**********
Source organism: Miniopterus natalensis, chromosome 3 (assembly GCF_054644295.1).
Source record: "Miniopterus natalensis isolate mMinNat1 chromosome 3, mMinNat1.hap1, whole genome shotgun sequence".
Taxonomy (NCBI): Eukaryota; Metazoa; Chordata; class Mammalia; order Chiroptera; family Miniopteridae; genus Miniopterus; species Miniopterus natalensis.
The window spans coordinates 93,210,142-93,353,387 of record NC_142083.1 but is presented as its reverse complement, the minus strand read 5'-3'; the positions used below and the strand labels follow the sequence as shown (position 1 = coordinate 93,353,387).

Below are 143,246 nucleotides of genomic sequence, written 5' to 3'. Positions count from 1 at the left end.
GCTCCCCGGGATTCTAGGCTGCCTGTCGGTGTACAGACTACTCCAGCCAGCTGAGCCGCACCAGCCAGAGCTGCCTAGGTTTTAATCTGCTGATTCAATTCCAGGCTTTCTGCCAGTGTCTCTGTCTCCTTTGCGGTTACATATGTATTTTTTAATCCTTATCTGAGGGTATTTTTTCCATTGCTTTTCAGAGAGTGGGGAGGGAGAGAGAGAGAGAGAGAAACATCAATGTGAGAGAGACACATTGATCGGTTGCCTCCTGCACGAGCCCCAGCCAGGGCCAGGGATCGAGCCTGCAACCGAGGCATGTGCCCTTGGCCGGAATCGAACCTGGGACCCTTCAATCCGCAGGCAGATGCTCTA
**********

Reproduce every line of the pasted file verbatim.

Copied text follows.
Source organism: Miniopterus natalensis, chromosome 3 (assembly GCF_054644295.1).
Source record: "Miniopterus natalensis isolate mMinNat1 chromosome 3, mMinNat1.hap1, whole genome shotgun sequence".
Taxonomy (NCBI): Eukaryota; Metazoa; Chordata; class Mammalia; order Chiroptera; family Miniopteridae; genus Miniopterus; species Miniopterus natalensis.
The window spans coordinates 93,210,142-93,353,387 of record NC_142083.1 but is presented as its reverse complement, the minus strand read 5'-3'; the positions used below and the strand labels follow the sequence as shown (position 1 = coordinate 93,353,387).

Below are 143,246 nucleotides of genomic sequence, written 5' to 3'. Positions count from 1 at the left end.
GCTCCCCGGGATTCTAGGCTGCCTGTCGGTGTACAGACTACTCCAGCCAGCTGAGCCGCACCAGCCAGAGCTGCCTAGGTTTTAATCTGCTGATTCAATTCCAGGCTTTCTGCCAGTGTCTCTGTCTCCTTTGCGGTTACATATGTATTTTTTAATCCTTATCTGAGGGTATTTTTTCCATTGCTTTTCAGAGAGTGGGGAGGGAGAGAGAGAGAGAGAGAAACATCAATGTGAGAGAGACACATTGATCGGTTGCCTCCTGCACGAGCCCCAGCCAGGGCCAGGGATCGAGCCTGCAACCGAGGCATGTGCCCTTGGCCGGAATCGAACCTGGGACCCTTCAATCCGCAGGCAGATGCTCTA